|And so, as the force transfers . . .|
By Andrew Delaney
If a lawyer has multiple law licenses, and the lawyer gets in trouble in one of the places he has a license, then he’s generally subject to reciprocal disciple. It’s kind of like if you lose your driver’s license in one state, you generally lose it in all states. This case is not an exception to the rule.
Side note: when available, I tend to link to the Google Scholar versions of cases. That’s because the links are to regular webpages as opposed to the Vermont Judiciary links which are to PDF files and can be problematic. The Google version of this case linked above does have a big ol’ “Do Not Publish” on its version. I assure you that the PDF on the Judiciary site has the “Publish” box checked. I don’t know as anyone besides me really cares . . . but now you know. Google? If you’re listening, could you fix that, please?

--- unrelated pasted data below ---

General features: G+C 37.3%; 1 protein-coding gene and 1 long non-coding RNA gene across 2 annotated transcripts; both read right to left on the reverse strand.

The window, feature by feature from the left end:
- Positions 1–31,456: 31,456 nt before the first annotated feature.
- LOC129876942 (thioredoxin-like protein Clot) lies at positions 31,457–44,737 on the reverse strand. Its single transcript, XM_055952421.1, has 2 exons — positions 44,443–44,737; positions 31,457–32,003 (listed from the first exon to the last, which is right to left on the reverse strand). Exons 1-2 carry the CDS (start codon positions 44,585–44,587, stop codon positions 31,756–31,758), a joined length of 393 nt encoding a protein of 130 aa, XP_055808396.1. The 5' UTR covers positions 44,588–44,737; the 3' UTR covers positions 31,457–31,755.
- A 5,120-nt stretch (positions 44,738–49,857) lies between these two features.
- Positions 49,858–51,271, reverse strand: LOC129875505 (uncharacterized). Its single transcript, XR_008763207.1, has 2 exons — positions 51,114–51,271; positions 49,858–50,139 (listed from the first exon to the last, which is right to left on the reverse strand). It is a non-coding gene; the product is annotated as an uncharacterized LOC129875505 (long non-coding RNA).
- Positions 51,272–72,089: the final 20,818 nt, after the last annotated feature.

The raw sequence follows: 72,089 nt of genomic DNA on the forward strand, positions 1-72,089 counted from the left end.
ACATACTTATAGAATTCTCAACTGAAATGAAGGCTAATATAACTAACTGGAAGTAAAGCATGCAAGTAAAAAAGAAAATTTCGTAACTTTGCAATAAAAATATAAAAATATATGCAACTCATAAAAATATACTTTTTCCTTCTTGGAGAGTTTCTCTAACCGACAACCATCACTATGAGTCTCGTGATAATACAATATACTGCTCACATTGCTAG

Attorney Moyer is licensed in Tennessee and—one must assume—Vermont. The Tennessee Board of Professional Responsibility found that Attorney Moyer collected partial fees from bankruptcy clients and requiring installment payments on the remaining fees after their bankruptcy petitions were filed.